EpsonWorkForceDS30The first question most of you have is, “What’s the difference between a document scanner and a regular scanner?”

Answer: A document scanner usually doesn’t have a bed on it; it usually operates in sheet-feed-only mode where you place the paper in the thing, it’s auto-fed through, and the scan is sent out afterward. Think of it operating just like a paper shredder, but you’re scanning instead of shredding.

The advantage of a document scanner is that it’s much smaller compared to a flatbed. Pictured right is the Epson WorkForce DS-30. Your first reaction is going to be, “That’s it?”, because in all honesty it doesn’t look like much. Your second reaction will be, “Geez, that’s pretty expensive for a scanner.” Yes, it is considering a regular flatbed scanner is under $60.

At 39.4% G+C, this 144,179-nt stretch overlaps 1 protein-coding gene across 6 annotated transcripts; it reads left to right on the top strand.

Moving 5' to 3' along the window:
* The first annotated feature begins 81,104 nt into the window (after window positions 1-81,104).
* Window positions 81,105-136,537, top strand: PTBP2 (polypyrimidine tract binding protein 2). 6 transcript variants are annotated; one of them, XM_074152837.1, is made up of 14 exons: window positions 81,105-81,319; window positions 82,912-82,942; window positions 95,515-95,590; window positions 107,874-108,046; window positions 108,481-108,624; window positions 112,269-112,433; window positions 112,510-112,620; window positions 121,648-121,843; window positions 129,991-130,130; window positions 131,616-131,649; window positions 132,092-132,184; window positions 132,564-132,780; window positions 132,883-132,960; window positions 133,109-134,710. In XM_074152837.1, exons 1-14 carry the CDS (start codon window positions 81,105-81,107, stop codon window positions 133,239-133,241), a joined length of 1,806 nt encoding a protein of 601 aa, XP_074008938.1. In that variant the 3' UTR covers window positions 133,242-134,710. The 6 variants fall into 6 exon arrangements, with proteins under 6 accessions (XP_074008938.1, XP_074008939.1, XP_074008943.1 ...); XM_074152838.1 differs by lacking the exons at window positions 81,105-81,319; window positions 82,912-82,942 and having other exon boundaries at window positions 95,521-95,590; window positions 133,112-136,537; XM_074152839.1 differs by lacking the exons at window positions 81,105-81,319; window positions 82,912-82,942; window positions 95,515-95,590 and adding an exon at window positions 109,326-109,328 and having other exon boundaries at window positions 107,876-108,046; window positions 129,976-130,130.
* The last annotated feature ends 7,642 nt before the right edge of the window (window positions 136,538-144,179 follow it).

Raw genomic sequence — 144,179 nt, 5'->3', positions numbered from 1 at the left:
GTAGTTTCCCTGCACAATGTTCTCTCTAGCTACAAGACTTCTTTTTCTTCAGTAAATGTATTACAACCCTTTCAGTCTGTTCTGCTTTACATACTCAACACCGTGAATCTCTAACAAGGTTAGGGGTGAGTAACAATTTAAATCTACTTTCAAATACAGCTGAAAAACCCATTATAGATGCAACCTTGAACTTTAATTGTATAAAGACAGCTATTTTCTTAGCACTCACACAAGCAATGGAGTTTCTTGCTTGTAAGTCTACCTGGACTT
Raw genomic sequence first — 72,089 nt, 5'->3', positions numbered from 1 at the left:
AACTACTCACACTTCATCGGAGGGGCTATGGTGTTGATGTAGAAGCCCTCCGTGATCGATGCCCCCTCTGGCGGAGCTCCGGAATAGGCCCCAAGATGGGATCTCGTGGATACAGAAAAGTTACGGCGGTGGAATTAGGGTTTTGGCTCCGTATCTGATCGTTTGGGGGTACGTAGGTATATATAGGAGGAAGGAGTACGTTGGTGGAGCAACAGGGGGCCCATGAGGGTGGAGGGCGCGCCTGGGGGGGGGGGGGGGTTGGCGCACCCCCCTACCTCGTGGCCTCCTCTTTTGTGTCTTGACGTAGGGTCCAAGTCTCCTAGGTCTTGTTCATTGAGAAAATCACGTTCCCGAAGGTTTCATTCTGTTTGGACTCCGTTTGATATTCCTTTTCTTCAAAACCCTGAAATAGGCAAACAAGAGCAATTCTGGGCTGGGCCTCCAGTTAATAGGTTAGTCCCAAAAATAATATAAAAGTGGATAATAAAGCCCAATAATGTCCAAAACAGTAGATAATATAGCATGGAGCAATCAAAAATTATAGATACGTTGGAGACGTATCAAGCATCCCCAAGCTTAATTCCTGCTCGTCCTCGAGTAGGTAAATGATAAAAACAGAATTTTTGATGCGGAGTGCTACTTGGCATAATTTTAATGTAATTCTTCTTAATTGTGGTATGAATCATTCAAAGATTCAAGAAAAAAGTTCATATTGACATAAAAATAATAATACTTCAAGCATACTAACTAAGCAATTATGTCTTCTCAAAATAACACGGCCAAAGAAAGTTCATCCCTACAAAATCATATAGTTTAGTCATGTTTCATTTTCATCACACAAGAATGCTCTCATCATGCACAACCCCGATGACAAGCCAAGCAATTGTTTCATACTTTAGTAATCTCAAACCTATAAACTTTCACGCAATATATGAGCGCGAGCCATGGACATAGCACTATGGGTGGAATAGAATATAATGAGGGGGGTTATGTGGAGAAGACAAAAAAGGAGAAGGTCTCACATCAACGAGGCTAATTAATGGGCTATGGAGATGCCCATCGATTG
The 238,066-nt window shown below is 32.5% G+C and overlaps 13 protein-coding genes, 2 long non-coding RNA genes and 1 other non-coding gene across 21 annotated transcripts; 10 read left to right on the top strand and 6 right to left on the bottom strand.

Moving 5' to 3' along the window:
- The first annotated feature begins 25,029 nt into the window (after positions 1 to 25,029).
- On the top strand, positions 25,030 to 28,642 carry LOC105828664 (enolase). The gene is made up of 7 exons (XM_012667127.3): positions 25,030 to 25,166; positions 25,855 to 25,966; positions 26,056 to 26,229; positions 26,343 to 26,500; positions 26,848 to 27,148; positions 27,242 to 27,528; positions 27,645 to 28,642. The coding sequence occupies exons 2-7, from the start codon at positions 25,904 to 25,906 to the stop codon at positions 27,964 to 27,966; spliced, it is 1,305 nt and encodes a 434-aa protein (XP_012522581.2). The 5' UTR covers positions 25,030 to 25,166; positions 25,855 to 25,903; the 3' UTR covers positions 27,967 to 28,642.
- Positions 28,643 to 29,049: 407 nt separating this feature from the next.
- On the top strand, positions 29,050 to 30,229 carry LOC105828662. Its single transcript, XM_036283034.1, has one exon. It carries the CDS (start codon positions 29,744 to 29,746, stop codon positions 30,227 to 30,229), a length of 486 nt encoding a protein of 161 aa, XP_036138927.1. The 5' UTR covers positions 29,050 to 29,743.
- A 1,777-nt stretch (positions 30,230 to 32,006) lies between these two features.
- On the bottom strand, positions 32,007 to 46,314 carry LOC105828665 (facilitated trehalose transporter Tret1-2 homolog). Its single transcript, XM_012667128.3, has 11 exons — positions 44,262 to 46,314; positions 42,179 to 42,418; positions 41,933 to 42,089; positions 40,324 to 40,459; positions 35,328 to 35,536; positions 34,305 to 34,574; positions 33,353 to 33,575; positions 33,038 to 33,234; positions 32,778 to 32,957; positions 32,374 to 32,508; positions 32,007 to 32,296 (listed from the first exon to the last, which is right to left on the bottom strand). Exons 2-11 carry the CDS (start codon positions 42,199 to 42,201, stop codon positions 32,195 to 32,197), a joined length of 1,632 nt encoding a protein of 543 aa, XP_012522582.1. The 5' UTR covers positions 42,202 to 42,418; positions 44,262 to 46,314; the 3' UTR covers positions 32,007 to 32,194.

What you’re paying for with a document scanner is convenience more than anything else. Most document scanners can be mounted directly on the wall, which is quite nice where desk space is limited. These scanners also usually weigh less than a pound, making wall-mounting even easier and also making them great for travel purposes as well.

Why would anyone want to travel with a document scanner? Mainly because it makes for ridiculously easy travel expense management. At the end of each business travel day, you can scan in all your receipts and then store them on a laptop, smartphone or even send the image files out to cloud storage. This is altogether better than stuffing a bunch of receipts in an envelope and carrying them around for the whole trip.

On the desktop, the fact you can wall-mount one of these is usually the best selling point. Flatbed scanners by nature are bulky, but the document scanner definitely isn’t.